Phyllium Giganteum

Origin -
Malaysia

Food -
Bramble, oak, rose, raspberry, salal

Adult lengh -
Female 10-11 cm, male 8 cm

Terrarium -
Well ventilated and at least 50 cm in height (for 1 or 2 individuals)
Make sure to avoid overpopulation of the enclosure!!

Incubation time eggs -
5 to 7 months, some eggs will hatch even after 8, 9 or 10 months. After a year, you can be sure the rest of the eggs won't hatch anymore and throw them away.

Experience with this species -
This is a parthenogenetic culture, males are not present in captivity, except for one person, who was lucky enough to get some males after ordering eggs from wild caught females by Sharon Cheong.

This is not a difficult species to breed, if the basic needs are met. First of all, they need an enclosure with lots of airflow. Do make sure two opposing ventilation strips are present. Second of all, they will be needing lots and lots of light, preferably natural sunlight if the terrarium is placed near a window. If artificial light is being offered, make sure to get the kind of light source that provides the full spectrum. This can either be LED or TL tube lighting.

Nymphs at first are reddish-brown in colour, but after they start eating, they will turn to green after a week or 3-4. Growing process is kind of slow, and not very surprising, this is the largest leaf insect known to science.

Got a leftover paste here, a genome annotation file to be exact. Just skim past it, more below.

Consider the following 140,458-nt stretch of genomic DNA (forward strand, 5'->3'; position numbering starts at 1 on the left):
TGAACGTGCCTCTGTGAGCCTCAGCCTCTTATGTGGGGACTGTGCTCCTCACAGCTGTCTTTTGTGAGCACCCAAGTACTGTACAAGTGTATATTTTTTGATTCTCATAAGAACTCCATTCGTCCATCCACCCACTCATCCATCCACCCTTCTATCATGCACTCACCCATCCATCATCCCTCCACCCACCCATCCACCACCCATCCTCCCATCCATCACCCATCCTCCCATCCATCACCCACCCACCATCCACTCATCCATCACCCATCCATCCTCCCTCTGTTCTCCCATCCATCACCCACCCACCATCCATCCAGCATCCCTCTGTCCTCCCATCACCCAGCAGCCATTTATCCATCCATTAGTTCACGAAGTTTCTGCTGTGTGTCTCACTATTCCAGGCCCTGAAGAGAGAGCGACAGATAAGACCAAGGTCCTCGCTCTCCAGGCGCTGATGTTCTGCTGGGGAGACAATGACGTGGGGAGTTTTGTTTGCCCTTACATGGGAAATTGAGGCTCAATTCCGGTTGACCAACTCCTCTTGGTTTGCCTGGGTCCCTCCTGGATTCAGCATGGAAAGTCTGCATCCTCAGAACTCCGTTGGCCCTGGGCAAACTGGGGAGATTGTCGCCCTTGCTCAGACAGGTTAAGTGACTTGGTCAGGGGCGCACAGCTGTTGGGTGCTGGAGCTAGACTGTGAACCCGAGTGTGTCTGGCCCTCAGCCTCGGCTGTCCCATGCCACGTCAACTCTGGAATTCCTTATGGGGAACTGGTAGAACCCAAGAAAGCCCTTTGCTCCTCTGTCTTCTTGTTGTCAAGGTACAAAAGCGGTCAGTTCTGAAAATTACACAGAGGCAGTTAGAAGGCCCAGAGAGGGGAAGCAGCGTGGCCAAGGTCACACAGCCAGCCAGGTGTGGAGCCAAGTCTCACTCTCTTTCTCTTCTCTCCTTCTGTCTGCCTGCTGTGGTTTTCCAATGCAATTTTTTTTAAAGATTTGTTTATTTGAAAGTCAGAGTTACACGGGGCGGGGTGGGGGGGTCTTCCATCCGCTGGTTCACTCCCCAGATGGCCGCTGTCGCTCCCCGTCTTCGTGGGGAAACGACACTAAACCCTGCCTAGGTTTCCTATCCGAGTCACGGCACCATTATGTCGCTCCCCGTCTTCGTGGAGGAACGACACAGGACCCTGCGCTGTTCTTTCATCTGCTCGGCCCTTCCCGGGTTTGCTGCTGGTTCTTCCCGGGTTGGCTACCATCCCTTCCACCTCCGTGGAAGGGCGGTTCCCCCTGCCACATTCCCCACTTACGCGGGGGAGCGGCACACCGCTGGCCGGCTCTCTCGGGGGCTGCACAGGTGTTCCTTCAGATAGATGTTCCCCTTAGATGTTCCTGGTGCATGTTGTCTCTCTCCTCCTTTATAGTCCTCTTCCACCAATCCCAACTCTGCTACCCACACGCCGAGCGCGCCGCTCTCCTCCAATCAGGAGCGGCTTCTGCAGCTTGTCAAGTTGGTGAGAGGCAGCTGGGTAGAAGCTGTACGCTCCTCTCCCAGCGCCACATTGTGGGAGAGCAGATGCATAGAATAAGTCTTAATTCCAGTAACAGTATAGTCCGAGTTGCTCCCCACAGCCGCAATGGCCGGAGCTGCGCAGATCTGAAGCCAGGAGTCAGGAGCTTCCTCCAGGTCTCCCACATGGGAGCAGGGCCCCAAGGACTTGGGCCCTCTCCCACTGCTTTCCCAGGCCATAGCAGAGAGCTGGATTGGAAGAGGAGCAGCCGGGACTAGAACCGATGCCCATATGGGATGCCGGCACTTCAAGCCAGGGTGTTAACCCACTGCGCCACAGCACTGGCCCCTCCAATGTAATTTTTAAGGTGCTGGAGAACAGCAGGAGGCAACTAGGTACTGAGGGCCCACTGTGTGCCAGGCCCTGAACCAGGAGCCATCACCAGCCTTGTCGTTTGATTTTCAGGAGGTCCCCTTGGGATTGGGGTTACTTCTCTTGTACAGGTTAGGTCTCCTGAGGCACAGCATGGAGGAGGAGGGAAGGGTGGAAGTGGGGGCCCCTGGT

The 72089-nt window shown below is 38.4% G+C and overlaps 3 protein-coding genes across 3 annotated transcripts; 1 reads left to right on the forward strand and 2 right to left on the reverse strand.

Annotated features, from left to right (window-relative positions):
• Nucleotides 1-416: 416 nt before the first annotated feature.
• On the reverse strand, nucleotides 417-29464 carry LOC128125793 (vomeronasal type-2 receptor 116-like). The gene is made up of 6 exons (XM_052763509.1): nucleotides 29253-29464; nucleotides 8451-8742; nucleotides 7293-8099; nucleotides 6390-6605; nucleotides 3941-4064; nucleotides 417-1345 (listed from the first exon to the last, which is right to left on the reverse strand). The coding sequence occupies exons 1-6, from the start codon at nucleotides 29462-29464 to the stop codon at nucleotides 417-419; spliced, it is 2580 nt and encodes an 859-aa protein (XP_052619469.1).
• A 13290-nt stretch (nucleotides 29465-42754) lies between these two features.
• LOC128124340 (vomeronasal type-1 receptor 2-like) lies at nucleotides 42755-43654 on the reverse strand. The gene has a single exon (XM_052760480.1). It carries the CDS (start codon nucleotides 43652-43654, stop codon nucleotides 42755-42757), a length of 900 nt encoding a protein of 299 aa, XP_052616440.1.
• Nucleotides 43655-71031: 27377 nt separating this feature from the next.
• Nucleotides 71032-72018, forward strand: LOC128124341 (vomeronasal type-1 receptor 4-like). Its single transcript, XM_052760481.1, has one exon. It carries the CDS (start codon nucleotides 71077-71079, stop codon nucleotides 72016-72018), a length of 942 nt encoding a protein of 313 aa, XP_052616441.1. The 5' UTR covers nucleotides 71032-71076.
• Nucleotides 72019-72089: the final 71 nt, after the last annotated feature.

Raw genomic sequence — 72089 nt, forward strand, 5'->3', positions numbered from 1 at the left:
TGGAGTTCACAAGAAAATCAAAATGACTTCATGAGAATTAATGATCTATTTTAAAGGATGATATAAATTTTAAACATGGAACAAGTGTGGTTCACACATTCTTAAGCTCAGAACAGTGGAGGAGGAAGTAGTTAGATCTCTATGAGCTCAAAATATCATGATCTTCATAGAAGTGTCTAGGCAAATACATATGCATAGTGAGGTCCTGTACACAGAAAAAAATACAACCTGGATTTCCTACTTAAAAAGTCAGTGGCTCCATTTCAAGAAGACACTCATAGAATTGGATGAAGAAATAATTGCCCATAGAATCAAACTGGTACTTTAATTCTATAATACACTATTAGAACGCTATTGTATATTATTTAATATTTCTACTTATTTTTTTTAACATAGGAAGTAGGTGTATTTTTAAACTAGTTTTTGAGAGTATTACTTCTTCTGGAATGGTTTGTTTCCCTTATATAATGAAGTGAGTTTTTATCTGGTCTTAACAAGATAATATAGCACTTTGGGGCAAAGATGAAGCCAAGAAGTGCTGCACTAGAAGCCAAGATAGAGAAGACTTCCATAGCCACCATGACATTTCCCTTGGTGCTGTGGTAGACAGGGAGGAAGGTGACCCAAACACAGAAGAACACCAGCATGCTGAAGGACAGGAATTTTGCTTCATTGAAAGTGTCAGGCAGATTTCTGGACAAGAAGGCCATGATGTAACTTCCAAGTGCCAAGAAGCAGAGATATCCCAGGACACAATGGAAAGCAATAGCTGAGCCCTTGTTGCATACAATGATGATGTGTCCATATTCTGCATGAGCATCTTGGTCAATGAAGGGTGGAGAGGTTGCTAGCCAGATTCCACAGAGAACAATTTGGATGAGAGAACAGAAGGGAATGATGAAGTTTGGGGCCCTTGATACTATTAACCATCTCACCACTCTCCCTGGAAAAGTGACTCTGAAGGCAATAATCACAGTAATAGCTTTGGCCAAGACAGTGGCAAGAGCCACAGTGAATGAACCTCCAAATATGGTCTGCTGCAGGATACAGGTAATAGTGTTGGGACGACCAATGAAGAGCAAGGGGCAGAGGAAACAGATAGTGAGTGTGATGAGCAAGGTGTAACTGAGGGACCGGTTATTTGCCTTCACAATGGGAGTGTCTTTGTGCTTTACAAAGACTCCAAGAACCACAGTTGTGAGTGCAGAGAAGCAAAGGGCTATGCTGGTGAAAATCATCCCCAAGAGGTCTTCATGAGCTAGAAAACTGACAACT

Survival rate under perfect conditions should be more than 80 % or more.

Once the first molt is completed, they won't be too hard to care for anymore.

Slowly but surely, they will molt every 7 / 8 weeks, and after 7 or 9, months the females will be adult. A couple of weeks later, the first eggs will be laid.

Incubate on vermiculite, peat or a mix of soil, rotten wood, moss and dead leaves. keep the incubation container slightly moist by spraying with water 2 times a week. Be careful not to keep them too wet, eggs are prone to get mouldy.

The secret to successfully breeding this beautiful species, is different for each breeder, but in general, basic rules are very simple: keep the paper towel or other substrate on the bottom of the enclosure moist at all times, make sure they have sufficient airflow so nymphs feel encouraged to start eating and to keep adults active, provide them with adequate access of light, either daylight or full spectrum artificial lighting.

Further, a bit of luck and a lot of patience is needed.

P. giganteum that feeds on salal, is generally darker in colour with more black or brown marking along the edges of their body.

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